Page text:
Writing with similes or metaphors is like writing without a pen. It’s impossible to compare anything without one of the two. In this week’s blog post, Kelly Oliver describes the process of writing her first fiction novel and compares it to, of all things, the grooming of a Persian cat!
Like Persian Cats, Writing a Mystery Must Be Brushed and Stroked
By Kelly Oiver
In the past two years, I’ve learned that writing fiction is a lot like combing a matted Persian cat. It takes a lot of patience and determination. And sometimes the cat bites back.
Let me explain.
For the last twenty years, I’ve written philosophy and nonfiction, and until lately it was very satisfying. But, a few years ago, writing philosophy started feeling a little routine—you know, thinking hard thoughts and writing them down. Anyway, I had always wanted to write fiction. The trouble was, for decades I’d been trained to get right to the point and hit readers over the head with my thesis. With a mystery, you have to do the opposite and hide the point, meander along, and create suspense. Like sneaking up on a weary long-haired cat, to write mysteries you have to have a few tricks in your grooming kit.
I got the courage to switch from writing nonfiction to fiction after attending a Killer Nashville Mystery Writers’ Conference. The 2014 convention gave me just enough ammunition to make me dangerous. The four-hour session on writing your opening line sponsored by Sisters in Crime had me on the edge of my seat. I loved mystery writing already and I hadn’t even written my first word.
Immediately after the convention, I wrote the first draft of Wolf in two months and spent the next two years editing it. During that same time, I also wrote Coyote, and alternated between editing one and then the other. For decades, I’ve relied on nonfiction writing to keep me sane. Now, writing novels, I find even more pleasure in inventing characters and whole worlds. But, like everything fun that’s worth doing, it’s also hard work! And when you’re determined to finish that next novel, you can get saddle sores… not to mention cramps in your fingers. Giving that matty cat a good brushing can be exhausting!
For me, the best way to write is to get something down on the page. Then comes the hard part, revising and editing. After writing quick first drafts, I go back and revise and revise and revise, concentrating on several key aspects of writing, including: consistent point of view, strong action verbs that show rather than tell, and interspersing enough backstory to enrich characters without sacrificing action.
Each chapter or section needs to stay within its main character’s point of view both in terms of what she says, how she says it, and descriptions of place and action. How she describes the situation tells us a lot about her. But it has to be consistent. In a first draft, it’s easy to drop out of your character’s point of view, and that’s why you need to revise. For example, a character probably wouldn’t describe herself using the adjectives “her delicate beautiful hands” or “her exquisite lips and soft silky hair,” unless she was a narcissist. And of course, she can’t describe something she doesn’t see or can’t possibly know. On repeated careful readings, these spots start to stand out like “hot spots” (a polite euphemism for ring worm) on your beautiful Persian kitten’s coat.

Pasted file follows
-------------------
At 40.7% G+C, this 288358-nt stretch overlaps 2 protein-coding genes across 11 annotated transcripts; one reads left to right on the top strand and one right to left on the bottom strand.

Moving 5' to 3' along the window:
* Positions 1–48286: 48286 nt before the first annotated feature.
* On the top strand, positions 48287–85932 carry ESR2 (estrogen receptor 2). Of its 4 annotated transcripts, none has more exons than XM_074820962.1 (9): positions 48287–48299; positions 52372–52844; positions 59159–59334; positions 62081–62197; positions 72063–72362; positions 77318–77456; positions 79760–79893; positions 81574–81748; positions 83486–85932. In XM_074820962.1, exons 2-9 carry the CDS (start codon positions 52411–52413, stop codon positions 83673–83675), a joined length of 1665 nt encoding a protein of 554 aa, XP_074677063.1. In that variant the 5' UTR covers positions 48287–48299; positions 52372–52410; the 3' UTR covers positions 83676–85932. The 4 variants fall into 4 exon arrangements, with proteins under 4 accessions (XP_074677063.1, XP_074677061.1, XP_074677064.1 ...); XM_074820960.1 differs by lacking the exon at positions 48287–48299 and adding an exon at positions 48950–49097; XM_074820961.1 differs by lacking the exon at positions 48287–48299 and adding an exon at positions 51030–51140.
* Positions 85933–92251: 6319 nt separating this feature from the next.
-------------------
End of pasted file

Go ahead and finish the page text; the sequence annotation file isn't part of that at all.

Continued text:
It’s challenging and fun to go back through your manuscript to replace common verbs like looked, pulled, pushed, or walked, with more exciting stronger verbs such as glanced or stared, hauled or yanked, shoved or thrust, strode or sauntered, etc., again with an eye to consistency in point of view. So “she looked at him, pulled his hair, pushed him down, then walked away,” becomes “she glared at him, yanked his hair, shoved him down, then strode away.” Speaking of pulling and yanking, you have to keep at it, teasing out those pesky mats that mar the flow of your story.
Finally, balancing backstory and action can be tricky. You have to cut out big matted chunks of backstory to keep the action moving. Then go back and add a subtle dusting of backstory—one-liners are best—throughout the novel. Once you hook your readers on the action in the first few chapters, you can always add more backstory later, still keeping your readers on a “need to know” basis when it comes to the past.
You have to keep brushing, combing, and teasing out the mats in your novel. Like the coat of that Persian cat, with every stroke, it will get smoother and finer until it flows beautifully. But, then there are the days when you just have to say to hell with it and get out the clippers!
Kelly Oliver is a Distinguished Professor of Philosophy at Vanderbilt University and well-known feminist philosopher. She is the author of fourteen nonfiction books, most recently, Hunting Girls: Sexual Violence from The Hunger Games to Rape on Campus (Columbia University Press, May 2016). Her work has been translated into seven languages, and she has been featured in the The New York Times and on ABC television news. Kelly is releasing a new mystery trilogy featuring kickass heroine Jessica James, a Montana “cowgirl” and philosophy grad student taking on ripped-from-the-headlines crimes like date rape drugs on campus, sex trafficking, fracking and more. The adventure begins with trilogy debut Wolf (Kaos Press, June 2016) and Jessica’s adventures continue in Coyote (August 2016). Read more about Kelly and the Jessica James Cowgirl Philosophy Mystery series at www.kellyoliverbooks.com.
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